Please visit the Fall 2012 class website project at Queer Arts Los Angeles Website.

Thursday, April 23, 2015

Lazzari, Chad GAYTINO! (insert that other upside down exclamation mark)

Greetings from New York City!

I am sitting in a coffee house on the Upper West Side of Manhattan and it is a fascinating perspective from which to consider Dan Guerrero's story of queer subjectivity, not to mention the histories we are  looking at in class.

I, also, regret not being on campus for such an exciting week, but I was able to attend the Q-Scholars brunch on Monday and spent a good amount of time with Dan; you are all in for a real treat, he is an exciting and energetic storyteller. Wow!

The piece, Beyond the Comfort Zone, was a fantastic read by my estimation, at least insomuch as it examined Dan's work. While I felt the author was a bit obsessed with their newly coined concept of the queer zone of comfort, I have to admit the term is useful in understanding the subjective growth of identity through assimilation. The idea of queer migration; that we, in the face of oppressive heteronormative and hegemonic environments, often need to get away in order to find ourselves, but then feel the need to "come home," practically or spiritually, in order to complete a fuller acceptance and ownership of who we are, is a fascinating story to me from both psychological and sociological perspectives. All that to say: Dan's story, while not a new one from the broader perspective of queer identity narratives, is an important one for the proximal perspective it brings to queer Chicano identity and to Angelino identity, acknowledging Dan's So-Cal roots and the Hispanic heritage we all share in this city. I loved reading it.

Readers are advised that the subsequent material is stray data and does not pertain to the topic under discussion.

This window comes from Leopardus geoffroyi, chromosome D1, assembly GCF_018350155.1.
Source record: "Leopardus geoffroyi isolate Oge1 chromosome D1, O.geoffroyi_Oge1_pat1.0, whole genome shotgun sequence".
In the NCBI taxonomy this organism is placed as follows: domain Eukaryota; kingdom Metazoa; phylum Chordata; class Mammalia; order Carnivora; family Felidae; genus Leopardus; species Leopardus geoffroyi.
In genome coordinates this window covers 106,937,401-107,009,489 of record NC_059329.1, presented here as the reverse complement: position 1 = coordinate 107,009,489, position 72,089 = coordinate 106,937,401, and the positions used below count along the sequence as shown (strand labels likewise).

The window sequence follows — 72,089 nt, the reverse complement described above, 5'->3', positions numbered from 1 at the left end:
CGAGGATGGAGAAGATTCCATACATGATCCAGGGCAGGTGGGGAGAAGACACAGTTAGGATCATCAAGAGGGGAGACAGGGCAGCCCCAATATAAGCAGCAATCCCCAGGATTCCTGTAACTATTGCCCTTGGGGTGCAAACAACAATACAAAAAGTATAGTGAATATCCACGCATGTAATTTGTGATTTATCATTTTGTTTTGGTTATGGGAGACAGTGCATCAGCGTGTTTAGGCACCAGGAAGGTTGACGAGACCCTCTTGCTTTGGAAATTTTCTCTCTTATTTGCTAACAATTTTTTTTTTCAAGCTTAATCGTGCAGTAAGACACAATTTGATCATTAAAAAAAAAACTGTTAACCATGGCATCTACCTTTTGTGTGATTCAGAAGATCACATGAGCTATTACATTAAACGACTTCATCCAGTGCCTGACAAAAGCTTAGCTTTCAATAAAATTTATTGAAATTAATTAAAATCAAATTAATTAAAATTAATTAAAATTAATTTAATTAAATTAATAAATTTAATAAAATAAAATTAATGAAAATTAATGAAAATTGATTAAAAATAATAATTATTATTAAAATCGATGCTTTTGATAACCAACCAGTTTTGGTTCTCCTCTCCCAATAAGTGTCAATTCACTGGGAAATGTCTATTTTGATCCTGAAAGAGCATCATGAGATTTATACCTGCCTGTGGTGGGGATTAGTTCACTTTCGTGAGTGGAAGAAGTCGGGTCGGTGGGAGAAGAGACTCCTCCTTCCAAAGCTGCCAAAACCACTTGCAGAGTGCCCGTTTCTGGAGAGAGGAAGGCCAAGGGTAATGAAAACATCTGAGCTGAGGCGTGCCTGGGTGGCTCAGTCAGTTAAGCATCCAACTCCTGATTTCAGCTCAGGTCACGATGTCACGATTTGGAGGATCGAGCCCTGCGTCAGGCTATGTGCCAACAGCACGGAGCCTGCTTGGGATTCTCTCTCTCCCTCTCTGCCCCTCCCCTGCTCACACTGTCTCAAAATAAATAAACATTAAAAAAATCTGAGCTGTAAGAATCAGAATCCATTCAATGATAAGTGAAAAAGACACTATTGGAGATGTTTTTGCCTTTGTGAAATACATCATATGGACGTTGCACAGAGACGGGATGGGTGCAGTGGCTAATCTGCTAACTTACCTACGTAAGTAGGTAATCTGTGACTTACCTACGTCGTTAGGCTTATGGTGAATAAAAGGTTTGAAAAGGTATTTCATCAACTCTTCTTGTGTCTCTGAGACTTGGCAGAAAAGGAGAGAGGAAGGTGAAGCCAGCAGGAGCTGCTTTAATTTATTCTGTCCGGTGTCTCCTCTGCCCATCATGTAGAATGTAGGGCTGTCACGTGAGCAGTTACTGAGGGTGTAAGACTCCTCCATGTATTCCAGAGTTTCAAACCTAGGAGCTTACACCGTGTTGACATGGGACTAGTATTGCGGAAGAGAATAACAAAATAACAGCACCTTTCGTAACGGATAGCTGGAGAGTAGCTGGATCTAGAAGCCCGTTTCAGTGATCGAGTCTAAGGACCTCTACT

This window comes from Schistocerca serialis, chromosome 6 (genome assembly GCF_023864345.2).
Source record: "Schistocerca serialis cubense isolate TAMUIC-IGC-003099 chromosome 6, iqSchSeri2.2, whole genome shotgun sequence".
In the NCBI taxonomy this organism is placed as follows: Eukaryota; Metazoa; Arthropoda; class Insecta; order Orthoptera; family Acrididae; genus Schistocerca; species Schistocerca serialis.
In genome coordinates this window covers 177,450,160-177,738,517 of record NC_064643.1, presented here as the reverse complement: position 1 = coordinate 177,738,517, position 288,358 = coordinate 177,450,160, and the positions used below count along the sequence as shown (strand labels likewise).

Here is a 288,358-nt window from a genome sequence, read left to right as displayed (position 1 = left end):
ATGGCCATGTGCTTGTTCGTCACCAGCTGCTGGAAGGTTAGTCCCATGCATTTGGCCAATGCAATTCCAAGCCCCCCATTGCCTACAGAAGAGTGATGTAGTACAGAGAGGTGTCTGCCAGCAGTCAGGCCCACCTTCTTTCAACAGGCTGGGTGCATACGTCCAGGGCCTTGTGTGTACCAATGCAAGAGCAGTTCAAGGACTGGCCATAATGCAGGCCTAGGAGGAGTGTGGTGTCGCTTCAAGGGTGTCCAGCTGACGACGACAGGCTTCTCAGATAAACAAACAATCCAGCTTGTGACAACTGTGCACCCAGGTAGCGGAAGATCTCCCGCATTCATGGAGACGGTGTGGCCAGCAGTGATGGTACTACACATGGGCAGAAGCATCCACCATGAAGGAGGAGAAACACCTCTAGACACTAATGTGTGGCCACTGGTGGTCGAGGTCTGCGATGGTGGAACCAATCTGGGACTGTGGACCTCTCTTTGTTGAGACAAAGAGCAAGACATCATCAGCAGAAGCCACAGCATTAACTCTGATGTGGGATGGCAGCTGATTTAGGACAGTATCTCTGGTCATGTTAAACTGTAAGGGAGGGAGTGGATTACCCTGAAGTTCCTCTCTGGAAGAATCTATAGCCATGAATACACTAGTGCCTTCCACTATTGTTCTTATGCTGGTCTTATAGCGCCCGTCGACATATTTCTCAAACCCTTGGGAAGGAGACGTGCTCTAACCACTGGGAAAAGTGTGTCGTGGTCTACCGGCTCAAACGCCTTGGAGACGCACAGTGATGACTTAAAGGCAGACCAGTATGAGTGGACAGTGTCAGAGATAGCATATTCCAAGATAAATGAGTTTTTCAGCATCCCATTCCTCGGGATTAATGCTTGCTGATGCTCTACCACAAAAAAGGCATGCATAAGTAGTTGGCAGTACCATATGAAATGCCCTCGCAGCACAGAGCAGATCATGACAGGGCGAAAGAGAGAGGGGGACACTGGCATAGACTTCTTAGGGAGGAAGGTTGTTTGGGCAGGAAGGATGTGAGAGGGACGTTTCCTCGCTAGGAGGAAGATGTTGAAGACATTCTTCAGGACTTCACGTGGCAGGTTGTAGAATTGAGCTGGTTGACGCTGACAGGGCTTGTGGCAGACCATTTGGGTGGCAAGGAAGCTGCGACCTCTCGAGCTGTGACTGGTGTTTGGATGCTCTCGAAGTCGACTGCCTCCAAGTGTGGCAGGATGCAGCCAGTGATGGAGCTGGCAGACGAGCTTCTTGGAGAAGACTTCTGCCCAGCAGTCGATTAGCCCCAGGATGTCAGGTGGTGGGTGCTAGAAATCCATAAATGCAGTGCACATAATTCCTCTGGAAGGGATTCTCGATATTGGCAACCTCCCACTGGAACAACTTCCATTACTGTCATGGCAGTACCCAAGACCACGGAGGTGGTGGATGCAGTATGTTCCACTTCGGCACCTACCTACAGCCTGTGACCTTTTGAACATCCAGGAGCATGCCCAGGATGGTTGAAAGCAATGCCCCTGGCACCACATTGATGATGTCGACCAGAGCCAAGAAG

I also want to acknowledge the important contribution Dan has made in bringing us an identity tale from pre-stonewall and through the AIDS era. Ours is, by all accounts, a brand new culture. It has emerged from the shadows of oppression only very recently and at lightening speed. It seems to me that the speed of that emergence, not to mention the history-destroying qualities wrought from losing a critical generation to AIDS, threatens to leave us without reliable roots from which to grow. Knowing, hearing, and experiencing queer history from the words of those who lived it is important to an honest assessment of who we are as a people and a culture and not a reliance on a made-up history that serves only politics. I was grateful to experience some of  Dan's contribution.

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